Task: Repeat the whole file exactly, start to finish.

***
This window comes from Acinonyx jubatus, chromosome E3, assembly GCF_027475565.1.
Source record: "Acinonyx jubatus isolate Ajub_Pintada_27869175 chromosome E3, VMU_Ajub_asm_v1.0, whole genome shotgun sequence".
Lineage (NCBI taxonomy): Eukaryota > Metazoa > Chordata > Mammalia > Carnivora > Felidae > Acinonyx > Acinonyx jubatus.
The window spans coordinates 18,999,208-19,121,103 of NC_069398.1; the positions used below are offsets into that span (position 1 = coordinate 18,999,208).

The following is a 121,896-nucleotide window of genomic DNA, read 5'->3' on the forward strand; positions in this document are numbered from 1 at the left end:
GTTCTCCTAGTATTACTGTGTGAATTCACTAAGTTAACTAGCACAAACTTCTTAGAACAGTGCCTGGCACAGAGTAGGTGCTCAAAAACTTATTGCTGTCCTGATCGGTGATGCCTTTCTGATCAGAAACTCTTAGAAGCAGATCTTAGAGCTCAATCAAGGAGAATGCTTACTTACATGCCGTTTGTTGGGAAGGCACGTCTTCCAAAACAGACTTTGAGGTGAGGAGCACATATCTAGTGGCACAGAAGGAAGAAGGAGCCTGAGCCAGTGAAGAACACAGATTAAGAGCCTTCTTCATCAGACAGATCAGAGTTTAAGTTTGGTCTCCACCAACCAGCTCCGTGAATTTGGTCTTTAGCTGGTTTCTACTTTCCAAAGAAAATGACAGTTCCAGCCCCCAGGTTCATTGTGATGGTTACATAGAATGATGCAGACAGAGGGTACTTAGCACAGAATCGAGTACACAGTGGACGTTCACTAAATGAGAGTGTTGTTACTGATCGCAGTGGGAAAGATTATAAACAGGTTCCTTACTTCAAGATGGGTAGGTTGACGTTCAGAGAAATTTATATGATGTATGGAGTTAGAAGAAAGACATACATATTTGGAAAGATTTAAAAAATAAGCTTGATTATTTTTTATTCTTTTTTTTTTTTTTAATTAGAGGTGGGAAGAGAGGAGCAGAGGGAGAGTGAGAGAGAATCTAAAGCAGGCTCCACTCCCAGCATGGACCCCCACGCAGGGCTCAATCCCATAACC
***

This window comes from Acinonyx jubatus, chromosome E3, assembly GCF_027475565.1.
Source record: "Acinonyx jubatus isolate Ajub_Pintada_27869175 chromosome E3, VMU_Ajub_asm_v1.0, whole genome shotgun sequence".
Lineage (NCBI taxonomy): Eukaryota > Metazoa > Chordata > Mammalia > Carnivora > Felidae > Acinonyx > Acinonyx jubatus.
The window spans coordinates 18,999,208-19,121,103 of NC_069398.1; the positions used below are offsets into that span (position 1 = coordinate 18,999,208).

The following is a 121,896-nucleotide window of genomic DNA, read 5'->3' on the forward strand; positions in this document are numbered from 1 at the left end:
GTTCTCCTAGTATTACTGTGTGAATTCACTAAGTTAACTAGCACAAACTTCTTAGAACAGTGCCTGGCACAGAGTAGGTGCTCAAAAACTTATTGCTGTCCTGATCGGTGATGCCTTTCTGATCAGAAACTCTTAGAAGCAGATCTTAGAGCTCAATCAAGGAGAATGCTTACTTACATGCCGTTTGTTGGGAAGGCACGTCTTCCAAAACAGACTTTGAGGTGAGGAGCACATATCTAGTGGCACAGAAGGAAGAAGGAGCCTGAGCCAGTGAAGAACACAGATTAAGAGCCTTCTTCATCAGACAGATCAGAGTTTAAGTTTGGTCTCCACCAACCAGCTCCGTGAATTTGGTCTTTAGCTGGTTTCTACTTTCCAAAGAAAATGACAGTTCCAGCCCCCAGGTTCATTGTGATGGTTACATAGAATGATGCAGACAGAGGGTACTTAGCACAGAATCGAGTACACAGTGGACGTTCACTAAATGAGAGTGTTGTTACTGATCGCAGTGGGAAAGATTATAAACAGGTTCCTTACTTCAAGATGGGTAGGTTGACGTTCAGAGAAATTTATATGATGTATGGAGTTAGAAGAAAGACATACATATTTGGAAAGATTTAAAAAATAAGCTTGATTATTTTTTATTCTTTTTTTTTTTTTTAATTAGAGGTGGGAAGAGAGGAGCAGAGGGAGAGTGAGAGAGAATCTAAAGCAGGCTCCACTCCCAGCATGGACCCCCACGCAGGGCTCAATCCCATAACC